Photos by Jim Russi. Profile photo by Christy Bauer-Eriksson.
The ocean is the epitome of artistry and adrenaline for those who choose to participate in it. For the past 30 years, Jim Russi has been capturing these moments, freezing them in time and place, for a snapshot into the spirit of what happens when mortals and mother nature collide.
Russi has been a senior staff photographer for every major U.S. surf publication, yet his imagery might be most well known for the vivacious Roxy ads that have inspired females to get in the water for over a decade now. And beyond surf mags and industry ads, Russi’s imagery now steps on to canvas at the Thomadro Art Gallery in Hale‘iwa. A book is also in the works. Russi does not simply record images, he creates them.
Every role Russi takes on — artist, mentor, father, fellow — is met with fierce discipline and dedication. To see a tattooed and tanned Russi riding one of his choppers around the island, surfing one of his favorite neighborhood breaks on the North Shore, or setting up to shoot on the beach with his face shielded by a trucker hat — always with the enthusiasm of a fresh-faced grom — it seems he has got it wired. But this life was won by many mistakes that he is not ashamed to admit, which is what makes him so refreshing and inspiring.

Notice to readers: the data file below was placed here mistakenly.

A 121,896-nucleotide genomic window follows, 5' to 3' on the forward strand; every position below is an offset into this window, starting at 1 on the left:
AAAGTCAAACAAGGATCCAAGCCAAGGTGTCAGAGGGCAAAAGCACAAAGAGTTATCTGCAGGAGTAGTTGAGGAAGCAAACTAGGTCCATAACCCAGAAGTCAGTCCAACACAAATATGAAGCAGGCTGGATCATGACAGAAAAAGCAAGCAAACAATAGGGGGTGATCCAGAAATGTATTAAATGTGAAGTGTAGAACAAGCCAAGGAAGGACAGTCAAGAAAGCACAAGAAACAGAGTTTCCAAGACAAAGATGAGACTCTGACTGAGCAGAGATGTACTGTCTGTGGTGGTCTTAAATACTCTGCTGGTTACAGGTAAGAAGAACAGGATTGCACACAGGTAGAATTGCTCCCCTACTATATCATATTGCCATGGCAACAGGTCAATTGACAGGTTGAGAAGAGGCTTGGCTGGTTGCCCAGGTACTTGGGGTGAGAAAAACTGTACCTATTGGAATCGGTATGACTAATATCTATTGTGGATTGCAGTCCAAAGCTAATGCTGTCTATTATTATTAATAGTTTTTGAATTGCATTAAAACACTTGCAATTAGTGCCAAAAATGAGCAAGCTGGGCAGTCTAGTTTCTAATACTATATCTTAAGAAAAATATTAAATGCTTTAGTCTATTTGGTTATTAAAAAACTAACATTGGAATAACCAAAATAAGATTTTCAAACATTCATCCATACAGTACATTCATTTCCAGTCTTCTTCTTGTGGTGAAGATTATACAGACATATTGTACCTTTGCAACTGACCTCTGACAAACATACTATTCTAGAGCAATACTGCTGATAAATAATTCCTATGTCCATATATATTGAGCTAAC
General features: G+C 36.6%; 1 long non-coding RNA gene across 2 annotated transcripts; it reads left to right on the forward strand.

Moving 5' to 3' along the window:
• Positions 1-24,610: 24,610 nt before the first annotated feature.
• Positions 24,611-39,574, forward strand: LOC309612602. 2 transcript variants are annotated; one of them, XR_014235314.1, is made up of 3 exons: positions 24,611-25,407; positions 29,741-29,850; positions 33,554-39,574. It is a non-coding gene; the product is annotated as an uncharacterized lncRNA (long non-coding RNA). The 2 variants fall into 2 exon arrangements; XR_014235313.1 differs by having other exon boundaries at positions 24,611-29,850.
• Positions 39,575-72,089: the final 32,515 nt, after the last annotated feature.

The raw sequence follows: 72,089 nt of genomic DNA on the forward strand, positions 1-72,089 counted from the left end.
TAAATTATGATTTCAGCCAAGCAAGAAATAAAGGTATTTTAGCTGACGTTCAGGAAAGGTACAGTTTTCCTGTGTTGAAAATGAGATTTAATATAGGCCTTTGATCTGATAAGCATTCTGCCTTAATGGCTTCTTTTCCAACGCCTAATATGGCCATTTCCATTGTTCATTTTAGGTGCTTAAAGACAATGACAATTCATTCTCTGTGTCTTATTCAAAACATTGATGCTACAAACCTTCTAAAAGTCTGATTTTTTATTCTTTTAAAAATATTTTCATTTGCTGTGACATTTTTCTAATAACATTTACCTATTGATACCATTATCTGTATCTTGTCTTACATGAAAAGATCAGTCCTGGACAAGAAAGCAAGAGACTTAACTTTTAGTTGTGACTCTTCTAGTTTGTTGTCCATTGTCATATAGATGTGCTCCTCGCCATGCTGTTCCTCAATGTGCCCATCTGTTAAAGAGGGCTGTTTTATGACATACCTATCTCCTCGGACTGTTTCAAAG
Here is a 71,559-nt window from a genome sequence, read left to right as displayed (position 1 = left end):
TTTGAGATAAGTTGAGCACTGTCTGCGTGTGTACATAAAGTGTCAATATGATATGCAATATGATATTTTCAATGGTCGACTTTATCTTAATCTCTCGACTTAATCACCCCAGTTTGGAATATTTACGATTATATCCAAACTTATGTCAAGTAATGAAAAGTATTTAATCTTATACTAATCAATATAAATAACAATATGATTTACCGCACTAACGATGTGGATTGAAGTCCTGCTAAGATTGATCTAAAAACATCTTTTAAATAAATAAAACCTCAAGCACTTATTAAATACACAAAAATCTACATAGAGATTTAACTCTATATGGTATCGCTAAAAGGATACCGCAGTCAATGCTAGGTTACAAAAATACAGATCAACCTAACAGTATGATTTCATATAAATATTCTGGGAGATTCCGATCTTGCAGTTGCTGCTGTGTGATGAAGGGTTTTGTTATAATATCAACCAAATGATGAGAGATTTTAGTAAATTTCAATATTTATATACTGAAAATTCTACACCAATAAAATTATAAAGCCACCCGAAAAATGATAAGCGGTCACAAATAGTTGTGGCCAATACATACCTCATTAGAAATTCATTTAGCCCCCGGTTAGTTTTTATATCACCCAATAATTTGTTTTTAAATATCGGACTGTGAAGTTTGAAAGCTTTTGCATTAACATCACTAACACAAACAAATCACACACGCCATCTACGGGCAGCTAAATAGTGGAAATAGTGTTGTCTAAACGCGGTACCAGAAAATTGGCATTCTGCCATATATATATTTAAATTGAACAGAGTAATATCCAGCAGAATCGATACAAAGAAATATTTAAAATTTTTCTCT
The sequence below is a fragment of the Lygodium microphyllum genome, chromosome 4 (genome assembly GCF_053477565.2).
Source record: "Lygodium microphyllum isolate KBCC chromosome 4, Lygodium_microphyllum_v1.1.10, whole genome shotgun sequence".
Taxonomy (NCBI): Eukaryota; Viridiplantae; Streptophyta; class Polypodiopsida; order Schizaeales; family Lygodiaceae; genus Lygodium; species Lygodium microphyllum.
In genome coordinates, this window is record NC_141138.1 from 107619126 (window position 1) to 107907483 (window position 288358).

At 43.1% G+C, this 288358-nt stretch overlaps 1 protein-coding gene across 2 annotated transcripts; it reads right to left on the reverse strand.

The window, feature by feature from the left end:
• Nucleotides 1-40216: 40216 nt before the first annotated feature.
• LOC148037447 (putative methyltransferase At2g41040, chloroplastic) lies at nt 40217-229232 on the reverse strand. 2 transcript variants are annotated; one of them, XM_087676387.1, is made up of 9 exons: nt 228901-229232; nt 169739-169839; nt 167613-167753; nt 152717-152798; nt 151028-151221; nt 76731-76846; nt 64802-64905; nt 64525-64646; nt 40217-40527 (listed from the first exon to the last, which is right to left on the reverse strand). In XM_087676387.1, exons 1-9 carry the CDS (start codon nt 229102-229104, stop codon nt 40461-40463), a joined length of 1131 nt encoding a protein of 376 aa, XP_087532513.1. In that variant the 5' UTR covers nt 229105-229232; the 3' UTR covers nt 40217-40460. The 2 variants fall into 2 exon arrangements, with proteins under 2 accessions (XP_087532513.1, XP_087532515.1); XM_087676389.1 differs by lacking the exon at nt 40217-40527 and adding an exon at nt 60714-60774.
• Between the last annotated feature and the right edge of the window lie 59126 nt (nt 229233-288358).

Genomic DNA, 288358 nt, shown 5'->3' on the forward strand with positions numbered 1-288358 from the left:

“I made a lot of life decisions that set me back a lot,” he recalls. “I can’t go back and change it. I would have put a lot more energy into my craft than drugs and alcohol if I could go back. But it’s not as wasteful if I can share that with other young people. I’m not preaching to anyone, but if someone asks. … If you can learn from other people’s mistakes, you’re ahead of the game. At my age I’ve made so many mistakes, I’m not embarrassed to talk about them to help somebody else.”
Read the rest of this article in Issue II, on stands April 12, 2010.